Now I want to play
a bluesy country tune.
Remember I was talking to you about
the people from the British Isles really
liking this mixolydian mode.
And a lot of their folk
music is in that mode,
and here is a song called John Hardy.
And it uses the same chords.
It's that four chord and
the one chord, and
I don't even know if there is a five
chord in it, but it starts on the four.
it's the C chord and
the G chord.
So, with the tongue
vamping method it goes like this.
you can hear it goes up
to that flat seventh.
Now I ended
And it sounds like it's really hard but
With the double tonguing it's
You're going duca chaka duca
chaka duca chaka duca chaka.
duca on the inhale
and chaka on the exhale.
With the triple tonguing it's,
if you can say it you can play it.
It's hidala hadala, hidala, hadala.
Hidalda, it's more hidalda, sorry.
And all you have to do is just instead of
saying it you're not actually letting
your vocal chords resonate but
you're making the [NOISE] while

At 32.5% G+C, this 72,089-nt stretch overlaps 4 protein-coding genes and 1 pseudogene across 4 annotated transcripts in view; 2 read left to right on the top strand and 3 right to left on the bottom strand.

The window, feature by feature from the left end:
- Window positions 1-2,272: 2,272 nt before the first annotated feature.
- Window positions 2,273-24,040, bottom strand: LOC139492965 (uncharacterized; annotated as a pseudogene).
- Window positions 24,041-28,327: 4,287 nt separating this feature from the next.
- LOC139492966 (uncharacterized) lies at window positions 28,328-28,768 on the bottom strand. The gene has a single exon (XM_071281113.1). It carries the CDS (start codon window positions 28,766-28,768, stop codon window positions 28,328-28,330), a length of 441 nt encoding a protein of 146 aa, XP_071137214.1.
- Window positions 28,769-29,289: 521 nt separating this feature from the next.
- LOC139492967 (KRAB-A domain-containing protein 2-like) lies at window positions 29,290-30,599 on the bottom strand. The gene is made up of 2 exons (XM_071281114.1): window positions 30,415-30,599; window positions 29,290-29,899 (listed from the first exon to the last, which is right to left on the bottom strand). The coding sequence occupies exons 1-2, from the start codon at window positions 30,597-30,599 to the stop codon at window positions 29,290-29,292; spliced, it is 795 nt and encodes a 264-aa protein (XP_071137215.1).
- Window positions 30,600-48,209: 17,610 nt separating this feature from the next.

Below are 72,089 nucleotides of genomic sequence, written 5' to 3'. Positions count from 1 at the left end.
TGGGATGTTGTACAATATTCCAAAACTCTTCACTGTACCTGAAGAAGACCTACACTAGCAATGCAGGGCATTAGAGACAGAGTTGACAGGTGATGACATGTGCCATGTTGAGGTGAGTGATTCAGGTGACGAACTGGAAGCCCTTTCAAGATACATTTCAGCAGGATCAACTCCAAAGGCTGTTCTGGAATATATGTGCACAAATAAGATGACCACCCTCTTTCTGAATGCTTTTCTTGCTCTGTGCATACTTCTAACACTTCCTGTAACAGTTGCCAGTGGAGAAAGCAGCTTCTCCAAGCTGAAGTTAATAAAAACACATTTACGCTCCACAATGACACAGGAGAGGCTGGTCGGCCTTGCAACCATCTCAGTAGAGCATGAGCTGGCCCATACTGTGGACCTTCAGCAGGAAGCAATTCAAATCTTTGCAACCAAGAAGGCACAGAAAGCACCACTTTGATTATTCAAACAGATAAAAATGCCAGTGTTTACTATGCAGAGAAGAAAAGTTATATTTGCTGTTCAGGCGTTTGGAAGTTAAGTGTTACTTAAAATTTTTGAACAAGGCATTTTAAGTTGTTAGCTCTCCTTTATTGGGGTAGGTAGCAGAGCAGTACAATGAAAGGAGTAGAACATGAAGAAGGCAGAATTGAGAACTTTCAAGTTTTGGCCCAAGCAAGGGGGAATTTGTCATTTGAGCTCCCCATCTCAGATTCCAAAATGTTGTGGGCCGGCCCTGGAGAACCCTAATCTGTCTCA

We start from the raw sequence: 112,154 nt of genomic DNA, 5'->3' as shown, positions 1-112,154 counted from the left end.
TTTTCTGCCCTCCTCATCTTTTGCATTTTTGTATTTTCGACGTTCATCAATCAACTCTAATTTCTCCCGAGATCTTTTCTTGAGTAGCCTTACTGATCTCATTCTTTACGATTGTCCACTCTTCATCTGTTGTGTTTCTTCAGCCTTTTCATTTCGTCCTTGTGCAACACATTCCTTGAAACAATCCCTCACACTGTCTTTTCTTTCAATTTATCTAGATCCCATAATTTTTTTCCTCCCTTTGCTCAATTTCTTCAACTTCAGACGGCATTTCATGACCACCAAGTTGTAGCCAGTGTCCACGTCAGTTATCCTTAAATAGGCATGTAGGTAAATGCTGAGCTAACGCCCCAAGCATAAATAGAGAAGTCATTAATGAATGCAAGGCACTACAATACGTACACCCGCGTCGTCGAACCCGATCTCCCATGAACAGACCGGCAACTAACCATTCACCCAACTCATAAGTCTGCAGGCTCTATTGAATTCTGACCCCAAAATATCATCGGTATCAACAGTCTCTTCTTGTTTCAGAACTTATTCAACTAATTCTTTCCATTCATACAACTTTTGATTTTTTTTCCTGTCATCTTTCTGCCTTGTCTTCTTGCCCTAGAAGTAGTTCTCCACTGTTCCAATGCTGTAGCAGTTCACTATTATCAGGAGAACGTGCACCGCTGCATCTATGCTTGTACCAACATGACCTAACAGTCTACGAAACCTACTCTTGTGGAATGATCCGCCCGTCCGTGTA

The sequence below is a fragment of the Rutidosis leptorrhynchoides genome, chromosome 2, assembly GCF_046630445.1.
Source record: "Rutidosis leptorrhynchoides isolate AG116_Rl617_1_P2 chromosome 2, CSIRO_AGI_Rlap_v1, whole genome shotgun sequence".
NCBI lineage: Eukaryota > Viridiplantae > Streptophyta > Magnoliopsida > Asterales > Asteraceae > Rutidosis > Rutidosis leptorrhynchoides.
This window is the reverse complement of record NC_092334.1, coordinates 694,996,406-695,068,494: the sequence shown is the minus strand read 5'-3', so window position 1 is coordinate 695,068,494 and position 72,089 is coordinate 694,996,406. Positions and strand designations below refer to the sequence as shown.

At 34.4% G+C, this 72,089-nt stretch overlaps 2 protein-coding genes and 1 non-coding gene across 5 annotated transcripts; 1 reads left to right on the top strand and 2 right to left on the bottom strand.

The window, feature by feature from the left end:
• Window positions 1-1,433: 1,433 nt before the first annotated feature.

you're playing the harmonica.
So hidala is on the in breath,
hadala is on the outbreath.
If you really wanna impress some people,
do this for them and they'll just go nuts.
[LAUGH] And you can do it with one note,
three note chords,
Really great sound.
And the duca chaka is pretty cool too.
That was a little more
syncopated just to give you
a little idea of what's to come.
So I think I've covered
everything that I wanted to here.
And if you wanna send
me any hidala hadalas,
I'll offer you a little critique on them.
And the same thing with John Hardy,
if you want to play that one and
send it to me that's fine, and
simple blues stuff without bending notes.
I don't know if, I'd say I'm just
showing you those things now just as
a precursor to when you're going to
really play blues knowing how to bend.
But that's probably about
all I can really say about
the second position at this level.